So, How Much Money Do You Make?
I’ve been in several casual conversations with people who grew up under communism. Because most of them are used to discussing money, it is not unusual for them to ask questions that elicit a funny response. I can share two personal examples. One time, I was with a group of co-workers. One of them mentioned that they had just gone on vacation to the Caribbean. The first question from one of our other colleagues was, “Tell me, exactly how much money did you pay for the vacation?” My colleague lost color in his face and took a moment to even answer. When he did, he just said “well I got a good deal on it.”
The other example was after a friend of mine had bought a house. An acquaintance of ours from Eastern Europe casually said, “Nice, how much did you pay for the house? As my friend stumbled to get his bearings, the next question was along the lines of, “how much money do you make in order to afford such a house?” My friend had to pick his jaw up off the floor. It actually lead to a nice conversation about the different cultures and our attitudes toward such questions. In his culture, this was a normal, legitimate question. He was just trying to learn some information. Over here, it is one of the biggest social faux pas a person can make. He could have just as easily said, “I just want you to know I think you are stupid and your children are ugly.” That might have gotten a similar reaction!
Money Arguments – Changing Your Personal Culture
Obviously, it is important to overcome these barriers. When it comes your home, you get to set the cultural rules! Make sure that you and your significant other work together on improving communication around money. There are several ways you can do this. Here are just a few ideas to help you avoid arguments and make real progress.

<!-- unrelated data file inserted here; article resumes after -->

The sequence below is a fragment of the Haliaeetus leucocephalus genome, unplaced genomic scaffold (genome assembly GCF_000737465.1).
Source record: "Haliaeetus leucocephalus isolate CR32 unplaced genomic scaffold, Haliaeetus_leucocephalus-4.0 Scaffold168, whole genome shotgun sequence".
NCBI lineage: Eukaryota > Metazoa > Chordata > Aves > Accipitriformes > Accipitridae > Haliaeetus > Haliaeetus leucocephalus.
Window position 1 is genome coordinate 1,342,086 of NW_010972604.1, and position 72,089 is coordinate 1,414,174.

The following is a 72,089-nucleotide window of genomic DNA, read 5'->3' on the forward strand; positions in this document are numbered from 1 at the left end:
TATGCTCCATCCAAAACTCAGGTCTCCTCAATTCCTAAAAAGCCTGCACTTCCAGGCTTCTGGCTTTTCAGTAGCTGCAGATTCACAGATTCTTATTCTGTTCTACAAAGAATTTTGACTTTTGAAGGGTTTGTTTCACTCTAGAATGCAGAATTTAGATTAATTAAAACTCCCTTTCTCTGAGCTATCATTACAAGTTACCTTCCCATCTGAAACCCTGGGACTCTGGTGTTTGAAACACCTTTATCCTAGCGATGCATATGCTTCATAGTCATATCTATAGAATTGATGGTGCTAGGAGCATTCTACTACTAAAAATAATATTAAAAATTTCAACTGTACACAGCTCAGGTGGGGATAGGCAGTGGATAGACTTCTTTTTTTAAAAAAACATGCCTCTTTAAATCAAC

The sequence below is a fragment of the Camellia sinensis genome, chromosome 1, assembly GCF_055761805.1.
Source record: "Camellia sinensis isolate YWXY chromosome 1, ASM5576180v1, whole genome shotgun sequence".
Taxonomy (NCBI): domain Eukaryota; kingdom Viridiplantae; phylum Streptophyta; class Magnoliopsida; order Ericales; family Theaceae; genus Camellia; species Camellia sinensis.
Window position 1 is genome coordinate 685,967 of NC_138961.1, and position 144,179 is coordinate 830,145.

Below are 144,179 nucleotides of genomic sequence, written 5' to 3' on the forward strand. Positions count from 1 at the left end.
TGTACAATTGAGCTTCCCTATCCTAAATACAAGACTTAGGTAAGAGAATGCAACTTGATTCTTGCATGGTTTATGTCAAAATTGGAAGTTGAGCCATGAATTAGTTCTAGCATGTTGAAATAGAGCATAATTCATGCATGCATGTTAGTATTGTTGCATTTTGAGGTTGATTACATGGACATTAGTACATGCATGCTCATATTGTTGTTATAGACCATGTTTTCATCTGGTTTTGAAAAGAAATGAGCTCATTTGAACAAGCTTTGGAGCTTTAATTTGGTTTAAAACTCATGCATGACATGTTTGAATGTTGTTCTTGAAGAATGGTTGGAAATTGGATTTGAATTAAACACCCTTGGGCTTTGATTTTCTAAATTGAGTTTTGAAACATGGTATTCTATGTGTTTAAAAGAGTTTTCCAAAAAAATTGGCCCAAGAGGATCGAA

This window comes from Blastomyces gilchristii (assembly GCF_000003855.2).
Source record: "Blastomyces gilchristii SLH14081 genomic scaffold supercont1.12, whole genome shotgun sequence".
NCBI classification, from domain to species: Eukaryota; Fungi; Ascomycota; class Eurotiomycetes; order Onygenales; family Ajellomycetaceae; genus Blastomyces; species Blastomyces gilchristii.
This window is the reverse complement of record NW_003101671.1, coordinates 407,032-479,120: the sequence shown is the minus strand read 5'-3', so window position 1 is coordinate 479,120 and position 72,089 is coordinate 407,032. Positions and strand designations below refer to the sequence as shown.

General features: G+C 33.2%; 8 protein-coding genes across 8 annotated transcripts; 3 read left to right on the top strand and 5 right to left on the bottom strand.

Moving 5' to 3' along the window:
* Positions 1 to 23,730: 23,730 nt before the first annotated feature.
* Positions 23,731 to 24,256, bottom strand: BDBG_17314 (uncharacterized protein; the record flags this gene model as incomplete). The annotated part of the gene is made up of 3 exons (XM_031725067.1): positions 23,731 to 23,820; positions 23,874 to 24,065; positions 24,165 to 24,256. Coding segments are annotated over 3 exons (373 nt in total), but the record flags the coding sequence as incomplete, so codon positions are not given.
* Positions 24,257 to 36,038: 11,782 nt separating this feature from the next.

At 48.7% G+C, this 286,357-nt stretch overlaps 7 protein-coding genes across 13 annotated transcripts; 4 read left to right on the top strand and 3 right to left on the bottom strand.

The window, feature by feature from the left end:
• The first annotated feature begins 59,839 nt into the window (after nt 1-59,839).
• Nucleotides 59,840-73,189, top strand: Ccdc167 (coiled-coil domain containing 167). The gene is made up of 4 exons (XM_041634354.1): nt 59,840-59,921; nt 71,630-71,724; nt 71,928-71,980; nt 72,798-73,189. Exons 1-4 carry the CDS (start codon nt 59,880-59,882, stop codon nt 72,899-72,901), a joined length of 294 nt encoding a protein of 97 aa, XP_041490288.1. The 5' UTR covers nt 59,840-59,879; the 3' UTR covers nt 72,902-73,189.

Compromise When Appropriate
First, accept that it’s perfectly normal to disagree on money topics. The important thing is that you learn how to communicate and compromise where appropriate. If one partner is completely against good money management, you might have a long term problem staring you in the face. That is why it is so critical to communicate your values before a long term commitment. In my experience, most couples have good intentions, they just disagree on how things will be accomplished. You might have one partner that is a little more hard core on saving and frugality. The other partner may not care as much about the details.
Recognize that both parties bring strengths and weaknesses to any relationship. We are all human, and our imperfections are evident. Throw in some money stress and fear about the future, and it’s easy for those emotions to get stronger. Talk about your fears about money and work together on solutions. It really goes a long way in strengthening your relationship and your resolve.
Goals – The Kryptonite to Money Arguments